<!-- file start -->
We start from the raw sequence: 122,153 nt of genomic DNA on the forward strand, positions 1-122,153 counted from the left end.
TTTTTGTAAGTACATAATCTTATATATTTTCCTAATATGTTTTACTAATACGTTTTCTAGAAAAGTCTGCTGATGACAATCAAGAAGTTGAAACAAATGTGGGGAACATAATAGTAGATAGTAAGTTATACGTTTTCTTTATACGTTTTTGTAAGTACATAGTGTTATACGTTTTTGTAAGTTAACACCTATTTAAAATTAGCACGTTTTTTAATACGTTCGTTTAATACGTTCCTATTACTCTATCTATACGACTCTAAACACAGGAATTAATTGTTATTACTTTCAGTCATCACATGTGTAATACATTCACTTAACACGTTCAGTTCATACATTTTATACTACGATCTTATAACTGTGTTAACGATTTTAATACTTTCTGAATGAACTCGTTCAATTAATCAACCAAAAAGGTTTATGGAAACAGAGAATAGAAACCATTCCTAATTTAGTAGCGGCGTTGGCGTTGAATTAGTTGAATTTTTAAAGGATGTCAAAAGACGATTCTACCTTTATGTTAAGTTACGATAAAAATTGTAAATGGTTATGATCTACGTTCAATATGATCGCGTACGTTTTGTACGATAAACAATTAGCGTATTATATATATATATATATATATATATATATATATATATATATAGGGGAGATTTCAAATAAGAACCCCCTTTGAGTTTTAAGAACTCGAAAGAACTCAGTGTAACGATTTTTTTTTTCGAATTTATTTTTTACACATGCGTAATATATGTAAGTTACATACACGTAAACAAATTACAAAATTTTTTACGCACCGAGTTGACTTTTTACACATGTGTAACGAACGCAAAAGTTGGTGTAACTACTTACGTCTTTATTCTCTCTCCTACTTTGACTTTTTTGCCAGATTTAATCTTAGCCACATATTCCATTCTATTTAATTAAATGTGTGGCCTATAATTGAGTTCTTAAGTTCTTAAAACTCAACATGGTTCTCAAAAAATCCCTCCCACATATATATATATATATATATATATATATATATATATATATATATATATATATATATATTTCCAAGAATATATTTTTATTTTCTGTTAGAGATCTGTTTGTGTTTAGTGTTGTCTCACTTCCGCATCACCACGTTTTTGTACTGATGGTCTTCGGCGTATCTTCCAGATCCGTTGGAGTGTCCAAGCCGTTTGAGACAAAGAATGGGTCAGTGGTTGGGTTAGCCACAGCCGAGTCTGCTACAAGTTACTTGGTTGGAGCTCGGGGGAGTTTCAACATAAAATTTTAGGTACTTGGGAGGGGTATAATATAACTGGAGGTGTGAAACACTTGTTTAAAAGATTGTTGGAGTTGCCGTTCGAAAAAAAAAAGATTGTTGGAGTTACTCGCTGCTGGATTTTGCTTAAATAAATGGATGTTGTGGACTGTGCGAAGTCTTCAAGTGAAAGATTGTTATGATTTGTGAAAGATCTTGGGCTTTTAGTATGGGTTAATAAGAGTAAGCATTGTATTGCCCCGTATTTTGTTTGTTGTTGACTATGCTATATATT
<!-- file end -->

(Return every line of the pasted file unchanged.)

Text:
We start from the raw sequence: 122,153 nt of genomic DNA on the forward strand, positions 1-122,153 counted from the left end.
TTTTTGTAAGTACATAATCTTATATATTTTCCTAATATGTTTTACTAATACGTTTTCTAGAAAAGTCTGCTGATGACAATCAAGAAGTTGAAACAAATGTGGGGAACATAATAGTAGATAGTAAGTTATACGTTTTCTTTATACGTTTTTGTAAGTACATAGTGTTATACGTTTTTGTAAGTTAACACCTATTTAAAATTAGCACGTTTTTTAATACGTTCGTTTAATACGTTCCTATTACTCTATCTATACGACTCTAAACACAGGAATTAATTGTTATTACTTTCAGTCATCACATGTGTAATACATTCACTTAACACGTTCAGTTCATACATTTTATACTACGATCTTATAACTGTGTTAACGATTTTAATACTTTCTGAATGAACTCGTTCAATTAATCAACCAAAAAGGTTTATGGAAACAGAGAATAGAAACCATTCCTAATTTAGTAGCGGCGTTGGCGTTGAATTAGTTGAATTTTTAAAGGATGTCAAAAGACGATTCTACCTTTATGTTAAGTTACGATAAAAATTGTAAATGGTTATGATCTACGTTCAATATGATCGCGTACGTTTTGTACGATAAACAATTAGCGTATTATATATATATATATATATATATATATATATATATATATATAGGGGAGATTTCAAATAAGAACCCCCTTTGAGTTTTAAGAACTCGAAAGAACTCAGTGTAACGATTTTTTTTTTCGAATTTATTTTTTACACATGCGTAATATATGTAAGTTACATACACGTAAACAAATTACAAAATTTTTTACGCACCGAGTTGACTTTTTACACATGTGTAACGAACGCAAAAGTTGGTGTAACTACTTACGTCTTTATTCTCTCTCCTACTTTGACTTTTTTGCCAGATTTAATCTTAGCCACATATTCCATTCTATTTAATTAAATGTGTGGCCTATAATTGAGTTCTTAAGTTCTTAAAACTCAACATGGTTCTCAAAAAATCCCTCCCACATATATATATATATATATATATATATATATATATATATATATATATATATATATATATTTCCAAGAATATATTTTTATTTTCTGTTAGAGATCTGTTTGTGTTTAGTGTTGTCTCACTTCCGCATCACCACGTTTTTGTACTGATGGTCTTCGGCGTATCTTCCAGATCCGTTGGAGTGTCCAAGCCGTTTGAGACAAAGAATGGGTCAGTGGTTGGGTTAGCCACAGCCGAGTCTGCTACAAGTTACTTGGTTGGAGCTCGGGGGAGTTTCAACATAAAATTTTAGGTACTTGGGAGGGGTATAATATAACTGGAGGTGTGAAACACTTGTTTAAAAGATTGTTGGAGTTGCCGTTCGAAAAAAAAAAGATTGTTGGAGTTACTCGCTGCTGGATTTTGCTTAAATAAATGGATGTTGTGGACTGTGCGAAGTCTTCAAGTGAAAGATTGTTATGATTTGTGAAAGATCTTGGGCTTTTAGTATGGGTTAATAAGAGTAAGCATTGTATTGCCCCGTATTTTGTTTGTTGTTGACTATGCTATATATT